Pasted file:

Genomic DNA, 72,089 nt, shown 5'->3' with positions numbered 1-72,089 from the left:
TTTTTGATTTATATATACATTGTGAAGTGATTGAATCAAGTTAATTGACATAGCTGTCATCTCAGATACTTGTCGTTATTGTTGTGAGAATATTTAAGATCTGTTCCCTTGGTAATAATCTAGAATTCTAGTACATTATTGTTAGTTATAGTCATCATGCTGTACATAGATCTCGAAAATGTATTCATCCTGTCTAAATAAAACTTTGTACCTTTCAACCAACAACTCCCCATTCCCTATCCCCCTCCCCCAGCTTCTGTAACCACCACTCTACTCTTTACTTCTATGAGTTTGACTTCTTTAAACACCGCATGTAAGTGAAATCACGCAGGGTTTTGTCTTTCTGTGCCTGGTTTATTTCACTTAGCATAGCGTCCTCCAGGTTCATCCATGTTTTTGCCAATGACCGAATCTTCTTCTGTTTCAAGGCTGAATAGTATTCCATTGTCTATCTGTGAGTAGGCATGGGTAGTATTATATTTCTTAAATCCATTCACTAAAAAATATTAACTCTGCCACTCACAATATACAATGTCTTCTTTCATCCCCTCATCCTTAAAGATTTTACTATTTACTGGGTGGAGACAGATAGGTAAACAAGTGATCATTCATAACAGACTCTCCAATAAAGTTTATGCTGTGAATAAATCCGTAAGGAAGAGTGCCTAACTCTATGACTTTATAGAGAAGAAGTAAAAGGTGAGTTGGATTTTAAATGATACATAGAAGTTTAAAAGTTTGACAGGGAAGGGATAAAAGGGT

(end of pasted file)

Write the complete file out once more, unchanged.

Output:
Genomic DNA, 72,089 nt, shown 5'->3' with positions numbered 1-72,089 from the left:
TTTTTGATTTATATATACATTGTGAAGTGATTGAATCAAGTTAATTGACATAGCTGTCATCTCAGATACTTGTCGTTATTGTTGTGAGAATATTTAAGATCTGTTCCCTTGGTAATAATCTAGAATTCTAGTACATTATTGTTAGTTATAGTCATCATGCTGTACATAGATCTCGAAAATGTATTCATCCTGTCTAAATAAAACTTTGTACCTTTCAACCAACAACTCCCCATTCCCTATCCCCCTCCCCCAGCTTCTGTAACCACCACTCTACTCTTTACTTCTATGAGTTTGACTTCTTTAAACACCGCATGTAAGTGAAATCACGCAGGGTTTTGTCTTTCTGTGCCTGGTTTATTTCACTTAGCATAGCGTCCTCCAGGTTCATCCATGTTTTTGCCAATGACCGAATCTTCTTCTGTTTCAAGGCTGAATAGTATTCCATTGTCTATCTGTGAGTAGGCATGGGTAGTATTATATTTCTTAAATCCATTCACTAAAAAATATTAACTCTGCCACTCACAATATACAATGTCTTCTTTCATCCCCTCATCCTTAAAGATTTTACTATTTACTGGGTGGAGACAGATAGGTAAACAAGTGATCATTCATAACAGACTCTCCAATAAAGTTTATGCTGTGAATAAATCCGTAAGGAAGAGTGCCTAACTCTATGACTTTATAGAGAAGAAGTAAAAGGTGAGTTGGATTTTAAATGATACATAGAAGTTTAAAAGTTTGACAGGGAAGGGATAAAAGGGT